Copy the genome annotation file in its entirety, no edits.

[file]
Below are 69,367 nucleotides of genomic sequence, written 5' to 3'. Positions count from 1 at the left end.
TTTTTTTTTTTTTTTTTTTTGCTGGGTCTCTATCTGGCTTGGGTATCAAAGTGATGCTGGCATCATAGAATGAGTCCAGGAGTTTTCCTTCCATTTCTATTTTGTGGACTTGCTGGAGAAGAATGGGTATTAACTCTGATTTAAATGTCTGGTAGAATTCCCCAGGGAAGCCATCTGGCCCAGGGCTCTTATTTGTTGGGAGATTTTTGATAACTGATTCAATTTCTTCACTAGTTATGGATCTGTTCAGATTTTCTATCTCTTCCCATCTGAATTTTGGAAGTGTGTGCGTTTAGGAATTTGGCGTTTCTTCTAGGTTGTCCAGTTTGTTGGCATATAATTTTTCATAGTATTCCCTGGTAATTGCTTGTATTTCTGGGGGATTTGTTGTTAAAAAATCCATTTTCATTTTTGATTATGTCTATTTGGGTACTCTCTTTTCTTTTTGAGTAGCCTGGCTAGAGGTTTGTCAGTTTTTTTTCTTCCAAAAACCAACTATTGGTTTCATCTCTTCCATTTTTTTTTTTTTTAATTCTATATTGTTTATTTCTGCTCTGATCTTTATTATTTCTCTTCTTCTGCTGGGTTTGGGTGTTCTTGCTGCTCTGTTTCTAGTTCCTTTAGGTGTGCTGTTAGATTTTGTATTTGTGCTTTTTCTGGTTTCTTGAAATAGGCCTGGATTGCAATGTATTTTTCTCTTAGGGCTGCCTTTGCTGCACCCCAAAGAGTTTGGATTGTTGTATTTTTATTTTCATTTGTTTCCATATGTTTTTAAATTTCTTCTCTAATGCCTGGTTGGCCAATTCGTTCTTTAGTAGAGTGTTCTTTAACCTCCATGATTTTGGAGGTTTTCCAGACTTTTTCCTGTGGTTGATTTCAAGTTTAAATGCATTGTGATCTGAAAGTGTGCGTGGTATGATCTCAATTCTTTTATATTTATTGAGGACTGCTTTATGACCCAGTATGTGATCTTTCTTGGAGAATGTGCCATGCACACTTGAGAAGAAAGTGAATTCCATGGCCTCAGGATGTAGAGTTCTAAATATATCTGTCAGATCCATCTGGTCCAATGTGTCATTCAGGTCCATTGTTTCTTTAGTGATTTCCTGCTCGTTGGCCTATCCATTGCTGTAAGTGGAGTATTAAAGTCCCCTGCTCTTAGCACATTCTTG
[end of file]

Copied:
Below are 69,367 nucleotides of genomic sequence, written 5' to 3'. Positions count from 1 at the left end.
TTTTTTTTTTTTTTTTTTTTGCTGGGTCTCTATCTGGCTTGGGTATCAAAGTGATGCTGGCATCATAGAATGAGTCCAGGAGTTTTCCTTCCATTTCTATTTTGTGGACTTGCTGGAGAAGAATGGGTATTAACTCTGATTTAAATGTCTGGTAGAATTCCCCAGGGAAGCCATCTGGCCCAGGGCTCTTATTTGTTGGGAGATTTTTGATAACTGATTCAATTTCTTCACTAGTTATGGATCTGTTCAGATTTTCTATCTCTTCCCATCTGAATTTTGGAAGTGTGTGCGTTTAGGAATTTGGCGTTTCTTCTAGGTTGTCCAGTTTGTTGGCATATAATTTTTCATAGTATTCCCTGGTAATTGCTTGTATTTCTGGGGGATTTGTTGTTAAAAAATCCATTTTCATTTTTGATTATGTCTATTTGGGTACTCTCTTTTCTTTTTGAGTAGCCTGGCTAGAGGTTTGTCAGTTTTTTTTCTTCCAAAAACCAACTATTGGTTTCATCTCTTCCATTTTTTTTTTTTTTAATTCTATATTGTTTATTTCTGCTCTGATCTTTATTATTTCTCTTCTTCTGCTGGGTTTGGGTGTTCTTGCTGCTCTGTTTCTAGTTCCTTTAGGTGTGCTGTTAGATTTTGTATTTGTGCTTTTTCTGGTTTCTTGAAATAGGCCTGGATTGCAATGTATTTTTCTCTTAGGGCTGCCTTTGCTGCACCCCAAAGAGTTTGGATTGTTGTATTTTTATTTTCATTTGTTTCCATATGTTTTTAAATTTCTTCTCTAATGCCTGGTTGGCCAATTCGTTCTTTAGTAGAGTGTTCTTTAACCTCCATGATTTTGGAGGTTTTCCAGACTTTTTCCTGTGGTTGATTTCAAGTTTAAATGCATTGTGATCTGAAAGTGTGCGTGGTATGATCTCAATTCTTTTATATTTATTGAGGACTGCTTTATGACCCAGTATGTGATCTTTCTTGGAGAATGTGCCATGCACACTTGAGAAGAAAGTGAATTCCATGGCCTCAGGATGTAGAGTTCTAAATATATCTGTCAGATCCATCTGGTCCAATGTGTCATTCAGGTCCATTGTTTCTTTAGTGATTTCCTGCTCGTTGGCCTATCCATTGCTGTAAGTGGAGTATTAAAGTCCCCTGCTCTTAGCACATTCTTG